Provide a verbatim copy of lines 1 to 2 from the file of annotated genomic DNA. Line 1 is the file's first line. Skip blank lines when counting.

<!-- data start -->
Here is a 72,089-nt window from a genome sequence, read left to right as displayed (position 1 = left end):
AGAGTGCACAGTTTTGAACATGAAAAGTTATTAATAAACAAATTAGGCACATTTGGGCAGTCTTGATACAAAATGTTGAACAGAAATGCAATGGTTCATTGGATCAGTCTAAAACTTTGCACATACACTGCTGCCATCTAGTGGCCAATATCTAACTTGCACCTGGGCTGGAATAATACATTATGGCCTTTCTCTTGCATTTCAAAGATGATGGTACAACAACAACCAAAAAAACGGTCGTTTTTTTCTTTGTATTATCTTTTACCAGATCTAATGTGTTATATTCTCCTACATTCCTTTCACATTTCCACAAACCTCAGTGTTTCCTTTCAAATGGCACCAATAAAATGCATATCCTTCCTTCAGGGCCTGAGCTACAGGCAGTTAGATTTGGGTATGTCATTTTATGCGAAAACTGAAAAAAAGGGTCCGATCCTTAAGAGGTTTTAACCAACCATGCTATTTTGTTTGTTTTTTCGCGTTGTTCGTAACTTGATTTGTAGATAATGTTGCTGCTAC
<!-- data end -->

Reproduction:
Here is a 72,089-nt window from a genome sequence, read left to right as displayed (position 1 = left end):
AGAGTGCACAGTTTTGAACATGAAAAGTTATTAATAAACAAATTAGGCACATTTGGGCAGTCTTGATACAAAATGTTGAACAGAAATGCAATGGTTCATTGGATCAGTCTAAAACTTTGCACATACACTGCTGCCATCTAGTGGCCAATATCTAACTTGCACCTGGGCTGGAATAATACATTATGGCCTTTCTCTTGCATTTCAAAGATGATGGTACAACAACAACCAAAAAAACGGTCGTTTTTTTCTTTGTATTATCTTTTACCAGATCTAATGTGTTATATTCTCCTACATTCCTTTCACATTTCCACAAACCTCAGTGTTTCCTTTCAAATGGCACCAATAAAATGCATATCCTTCCTTCAGGGCCTGAGCTACAGGCAGTTAGATTTGGGTATGTCATTTTATGCGAAAACTGAAAAAAAGGGTCCGATCCTTAAGAGGTTTTAACCAACCATGCTATTTTGTTTGTTTTTTCGCGTTGTTCGTAACTTGATTTGTAGATAATGTTGCTGCTAC